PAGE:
15:00 W reiterates that evolution has produced ideologies highly destructive to the human race. At this point, I’m going to stop the detailed analysis, and see if either of them start listening to the other’s arguments, or whether there’s not going to be anything else of substance.

17:25 D claims that there are fossils from about any vertebrate group W would care to name. Presumably he means that there are intermediate forms from any ancient vertebrate group to any other less ancient vertebrate group. I don’t think I buy this. If you do a Google image search of something like “photos of progression of intermediate fossils from amphibians to reptiles” you find an incredible number of … drawings. Yes, there are a few photos, but not nearly so many as you should expect. Nor are they laid out in anything like a “progressive” nature. That is, one fossil usually looks nothing at all like another. Now, if the theory of evolution is true, and the macroevolution only comes about by a whole series of microevolutions, then the fossil record should contain a whole raft of these intermediate forms. The changes should be minute enough that anyone could look at a progression of fossils and agree that there is a definite progression. This is not the case. So then the evolutionists trot out the idea of “punctuated equilibrium” – long periods of slow change punctuated by short periods of immense change. The problem with this theory is that the fossil record for such a theory is likely to be indistinguishable from the fossil record expected if the mature creation theory is true. Dating methods such as rubidium-strontium make an enormous number of assumptions that may or may not be reasonable. In particular, they make continuity assumptions: the fundamental constants of the universe have been constant for billions of years, etc. A world-wide flood, e.g., might put a damper on that sort of thing. For that matter, what about the necessary conditions to effect these punctuations of great change? Might those conditions affect the results of a rubidium-strontium dating?

20:25 D says that the idea of God “tinkering with creation” is blasphemous. This reveals D’s ignorance of the Christian God. The Christian God is unique: the infinite-personal Creator God. That is, God is transcendent, but yet also imminent. God is always concerned about His creation – He constantly upholds it, and if, for a second, He were to withhold His sustaining power, the entire universe would instantly cease to exist. This is not the God of the Deists – the cosmic watchmaker who “winds up” His creation and lets it go.

22:22 D asks if evolution could be the working-out of God’s purpose.

22:26 W replies that there are Christians who believe that.

25:00 D makes a startling observation: that he does not want to live in a Darwinian society. But, he respects facts which, of course, as we know, lead him to believe in evolution. I find it rather amusing that D lumps “Darwinian society” with a “George Bush” and “Margaret Thatcher” society. The free market is very different from what D imagines it to be.

26:00 W says D has agreed with her about the kind of society that Darwinian theory produces. I’m not sure there is as much agreement as W and D think there is. They both think that Darwinian principles would lead to a ruthless society. However, their idea of what a ruthless society is differ.

29:40 D asks is there is any positive evidence in favor of creation.

29:49 W points to DNA. I think this is weak, as I’ve mentioned before. Much better would be to point to the idea of irreducible complexity, such as the human eye. The human eye is a complex integrated organism. If you remove any feature of it, it’s not as though the eye works but not as well. No, if you remove any part of the eye, it ceases to function altogether. It is inconceivable that such an organism could have evolved from any previous kind of eye. Natural selection implies the idea that you go from simpler to more complex, as the more complex works better. But how could you have gotten to the human eye that way, by gradual stages? There are no previous stages! I definitely take this as evidence of design.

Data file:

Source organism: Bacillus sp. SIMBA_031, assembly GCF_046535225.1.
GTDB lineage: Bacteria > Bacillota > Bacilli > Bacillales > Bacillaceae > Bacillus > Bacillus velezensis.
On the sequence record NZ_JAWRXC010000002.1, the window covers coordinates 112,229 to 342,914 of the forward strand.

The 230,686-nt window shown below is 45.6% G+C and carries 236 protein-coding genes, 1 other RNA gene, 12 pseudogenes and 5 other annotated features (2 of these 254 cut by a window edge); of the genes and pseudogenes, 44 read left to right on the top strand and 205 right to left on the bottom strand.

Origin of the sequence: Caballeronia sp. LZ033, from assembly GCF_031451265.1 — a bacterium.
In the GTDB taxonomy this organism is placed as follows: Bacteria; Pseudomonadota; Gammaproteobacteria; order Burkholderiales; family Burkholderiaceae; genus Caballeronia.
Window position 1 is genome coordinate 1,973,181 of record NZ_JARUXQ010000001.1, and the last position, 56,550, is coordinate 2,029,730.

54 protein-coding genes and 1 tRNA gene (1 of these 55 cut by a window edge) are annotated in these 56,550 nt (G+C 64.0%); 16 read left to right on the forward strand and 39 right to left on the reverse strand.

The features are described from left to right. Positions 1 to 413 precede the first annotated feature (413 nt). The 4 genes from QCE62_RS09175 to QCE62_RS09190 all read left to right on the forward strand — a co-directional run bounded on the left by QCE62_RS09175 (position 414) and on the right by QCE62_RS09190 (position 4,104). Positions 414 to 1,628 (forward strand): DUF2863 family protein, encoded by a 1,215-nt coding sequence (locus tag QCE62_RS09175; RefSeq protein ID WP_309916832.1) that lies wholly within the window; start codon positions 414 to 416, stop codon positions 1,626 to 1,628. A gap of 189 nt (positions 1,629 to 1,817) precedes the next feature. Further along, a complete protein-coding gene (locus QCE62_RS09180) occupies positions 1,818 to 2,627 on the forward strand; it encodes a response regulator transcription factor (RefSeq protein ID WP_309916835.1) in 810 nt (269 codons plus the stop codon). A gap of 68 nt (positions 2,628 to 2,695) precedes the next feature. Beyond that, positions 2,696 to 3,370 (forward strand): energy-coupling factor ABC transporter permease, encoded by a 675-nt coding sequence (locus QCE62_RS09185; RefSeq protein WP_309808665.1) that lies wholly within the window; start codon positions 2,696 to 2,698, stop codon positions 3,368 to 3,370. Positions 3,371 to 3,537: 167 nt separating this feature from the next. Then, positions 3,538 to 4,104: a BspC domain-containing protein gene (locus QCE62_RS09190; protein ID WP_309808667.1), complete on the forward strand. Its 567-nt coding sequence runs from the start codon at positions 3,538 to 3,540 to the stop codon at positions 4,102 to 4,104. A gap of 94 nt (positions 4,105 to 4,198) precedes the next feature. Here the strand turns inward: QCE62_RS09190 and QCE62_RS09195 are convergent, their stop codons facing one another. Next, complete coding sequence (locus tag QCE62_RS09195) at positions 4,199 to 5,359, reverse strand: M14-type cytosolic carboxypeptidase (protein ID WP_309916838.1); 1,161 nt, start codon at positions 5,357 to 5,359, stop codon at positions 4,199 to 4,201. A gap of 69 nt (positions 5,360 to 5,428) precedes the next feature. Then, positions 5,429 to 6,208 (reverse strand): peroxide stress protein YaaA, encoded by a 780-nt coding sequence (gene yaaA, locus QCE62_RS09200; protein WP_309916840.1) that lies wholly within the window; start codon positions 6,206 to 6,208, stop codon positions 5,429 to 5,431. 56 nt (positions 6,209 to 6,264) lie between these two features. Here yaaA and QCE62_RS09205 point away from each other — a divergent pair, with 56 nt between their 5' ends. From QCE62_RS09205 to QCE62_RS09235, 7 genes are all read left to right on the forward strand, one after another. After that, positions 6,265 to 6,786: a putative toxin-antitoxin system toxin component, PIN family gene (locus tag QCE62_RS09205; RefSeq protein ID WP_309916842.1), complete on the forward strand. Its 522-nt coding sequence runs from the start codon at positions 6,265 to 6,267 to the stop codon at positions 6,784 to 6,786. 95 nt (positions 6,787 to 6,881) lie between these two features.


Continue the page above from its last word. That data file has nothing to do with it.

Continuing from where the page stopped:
30:30 W points out that most mutations die out, which is true. This, however, is not a particularly strong argument against evolution, because the theory of evolution says that that should happen!

32:00 D undertakes an immensely important task: defining his terms. He should have done this a long time ago, as should W. He defines what Darwin’s theory of natural selection is. First, there is individual variation. By this he means that every individual, apart from monozygotic twins (identical twins) is different from every other individual. He says this is fundamental to the theory. So far, so good: I can’t disagree with this statement. Within that variation, D continues, some survive better than others, and some reproduce better than others. That’s how we get evolution. So D concludes that just because there is individual variation, that doesn’t constitute an argument against evolution, because evolution presupposes individual variation. D is quite right that the presence of individual variation does not rule out natural selection. However, it is unclear how what D describes (on the scale of microevolution, I’m quite willing to admit that natural selection occurs) can account for variation between species (or macroevolution). Species are different from one another precisely insofar as a member of one species cannot (ordinarily) mate with a member from another species. In fact, the wiki on Species defines a species as “one of the basic units of biological classification and a taxonomic rank. A species is often defined as the largest group of organisms capable of interbreeding and producing fertile offspring.” The wiki goes on to mention that this definition is difficult (and from the point of view of evolution, I can see why), but I see no issue with this definition from the creationist viewpoint.